The Placenta Monoblogs
It is difficult to accurately define delayed cord clamping when there are so many arguments on what it could mean. Some describe it as delaying for one minute, some say not until the cord stops pulsating, and others say not until the umbilical cord falls off naturally on its own (lotus birth). For the purpose of this article, let's just consider any version of delaying cord clamping (from one minute onward) as the definition, as we can begin to explore the benefits of "all of the above".
So what are some benefits to delayed cord clamping? According to research, some of the top benefits are decreased risk of anemia, better outcomes for pre-term infants, increased blood volume / smoother cardiopulminary transition, increased stem cells, and neurodevelopmental benefits. Some of these benefits can be offered to infants by just waiting 60 seconds to clamp the cord. Though some disagree on the length of time needed for various reasons, including cultural tradition. Let's look at timing and benefits in more detail.
1) Decreased Risk of Anemia
Delaying cord clamping by just 30 - 180 seconds after birth can result in higher hemoglobin and hematocrit during the neonatal period, increase serum ferritin levels, and reduce the incidence of iron deficiency anemia at 4-6 months of age. According to ACOG (The American Congress of Obstetrics and Gynecology), "Physiologic studies in term infants have shown that a transfer from the placenta of approximately 80 mL of blood occurs by 1 minute after birth, reaching approximately 100 mL at 3 minutes after birth. This additional blood can supply extra iron, amounting to 40–50 mg/kg of body weight. This extra iron, combined with body iron (approximately 75 mg/kg of body weight) present at birth in a full-term newborn, may help prevent iron deficiency during the first year of life."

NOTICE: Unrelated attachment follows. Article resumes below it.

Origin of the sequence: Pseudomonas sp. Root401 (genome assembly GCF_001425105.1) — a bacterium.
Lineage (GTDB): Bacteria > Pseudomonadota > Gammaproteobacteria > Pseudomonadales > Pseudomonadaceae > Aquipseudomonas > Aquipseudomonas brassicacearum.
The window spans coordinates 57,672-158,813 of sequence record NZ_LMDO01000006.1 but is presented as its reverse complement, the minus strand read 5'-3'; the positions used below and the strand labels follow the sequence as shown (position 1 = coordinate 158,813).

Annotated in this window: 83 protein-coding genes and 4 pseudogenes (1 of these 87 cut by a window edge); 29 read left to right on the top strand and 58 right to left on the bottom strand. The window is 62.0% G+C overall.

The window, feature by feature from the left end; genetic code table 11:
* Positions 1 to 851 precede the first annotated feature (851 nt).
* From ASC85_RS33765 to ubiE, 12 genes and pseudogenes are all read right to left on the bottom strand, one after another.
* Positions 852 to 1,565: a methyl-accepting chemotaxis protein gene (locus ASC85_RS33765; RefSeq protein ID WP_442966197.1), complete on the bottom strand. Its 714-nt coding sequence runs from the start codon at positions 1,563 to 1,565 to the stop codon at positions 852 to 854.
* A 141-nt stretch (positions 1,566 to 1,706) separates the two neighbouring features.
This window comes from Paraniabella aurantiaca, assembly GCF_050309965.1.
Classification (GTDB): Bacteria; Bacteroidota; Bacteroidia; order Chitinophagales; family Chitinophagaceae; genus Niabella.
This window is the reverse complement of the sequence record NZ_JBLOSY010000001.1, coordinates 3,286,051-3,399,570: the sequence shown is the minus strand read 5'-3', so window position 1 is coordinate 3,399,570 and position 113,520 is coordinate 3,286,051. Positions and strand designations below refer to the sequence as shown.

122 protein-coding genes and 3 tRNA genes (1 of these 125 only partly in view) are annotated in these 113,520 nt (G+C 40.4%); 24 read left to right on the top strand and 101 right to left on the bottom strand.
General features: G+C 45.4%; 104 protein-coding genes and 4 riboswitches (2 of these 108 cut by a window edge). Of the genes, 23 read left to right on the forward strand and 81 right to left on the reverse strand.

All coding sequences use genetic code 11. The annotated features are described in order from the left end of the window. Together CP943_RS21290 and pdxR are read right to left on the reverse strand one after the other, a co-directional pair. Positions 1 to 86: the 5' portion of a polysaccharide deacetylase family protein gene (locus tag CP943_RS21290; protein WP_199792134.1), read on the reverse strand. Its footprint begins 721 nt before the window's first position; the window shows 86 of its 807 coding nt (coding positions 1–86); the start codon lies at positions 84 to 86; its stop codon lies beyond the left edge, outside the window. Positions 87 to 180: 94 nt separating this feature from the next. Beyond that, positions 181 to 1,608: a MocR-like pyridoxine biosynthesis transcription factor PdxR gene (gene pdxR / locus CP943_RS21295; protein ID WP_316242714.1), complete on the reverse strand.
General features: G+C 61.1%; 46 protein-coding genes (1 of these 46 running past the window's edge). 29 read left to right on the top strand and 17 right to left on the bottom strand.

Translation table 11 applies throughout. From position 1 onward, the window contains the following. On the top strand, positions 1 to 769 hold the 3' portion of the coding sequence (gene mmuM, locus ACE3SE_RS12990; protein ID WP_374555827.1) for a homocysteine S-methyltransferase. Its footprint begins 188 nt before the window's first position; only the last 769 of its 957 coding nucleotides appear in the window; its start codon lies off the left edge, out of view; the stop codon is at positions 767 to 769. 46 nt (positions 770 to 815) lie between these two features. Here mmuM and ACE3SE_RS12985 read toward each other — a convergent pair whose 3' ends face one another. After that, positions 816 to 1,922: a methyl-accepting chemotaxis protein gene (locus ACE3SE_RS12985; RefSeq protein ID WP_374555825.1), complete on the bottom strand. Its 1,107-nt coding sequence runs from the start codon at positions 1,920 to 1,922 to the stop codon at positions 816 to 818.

2) Increased Blood Volume / Smoother Cardiopulminary Transition
Studies have indicated that up to 1/3 of a baby's blood volume is stored in the placenta. More blood volume is not only important for higher iron stores, but also assists with healthy brain development and transition from life inside the womb. By delaying clamping, the lungs will also receive more blood, so that the exchange of oxygen in the blood can occur smoothly. Other pediatric researchers state the following:
"The transition to newborn life at birth involves major cardiovascular changes that are triggered by lung aeration. These include a large increase in pulmonary blood flow (PBF), which is required for pulmonary gas exchange and to replace umbilical venous return as the source of preload for the left heart. Clamping the umbilical cord before PBF increases reduces venous return and preload for the left heart and thereby reduces cardiac output."
3) Increased Stem Cells
Stem cells can develop into many different cell types in the body during early life and growth. They also have the ability to serve as a repair system, can divide without any limits in order to replenish other cells - for as long as you are still alive! They play an essential role in immune, respiratory, cardiovascular, and nervous system development (among other functions). A huge part of the argument to delay cord clamping is the fact that the concentration of stem cells in fetal blood is higher than at any other time of life. Immediate clamping of the umbilical cord leaves about 1/3 of these critical stem cells in the placenta! Many people believe that these stem cells are a birthright to newborns.
4) Neurodevelopmental Benefits
There has been growing evidence about the neurodevelopmental benefits of delayed cord clamping as well. While there doesn't seem to be any difference in IQ, studies show that 4 year old children who's cords were delayed in clamping for more than 3 minutes had higher social and fine motor skills versus those who underwent clamping within 10 seconds of birth. Part of this reasoning may be due to the fact that their higher blood volume received is important for healthy brain development.
5) Better Outcomes for Pre-Term Infants
Pre-term infants benefit even more in delayed cord clamping. In ten trials done on delayed cord clamping versus immediate cord clamping in pre-term infants, the benefits of delaying included reduced need for blood transfusions for low blood pressure and anemia, and a significant reduction in the incidence of intraventricular hemorrhage (brain hemorrhage). Other research has also added that delaying clamping in preemies also lowers the risk of necrotizing enterocolitis (a life threatening bowel injury).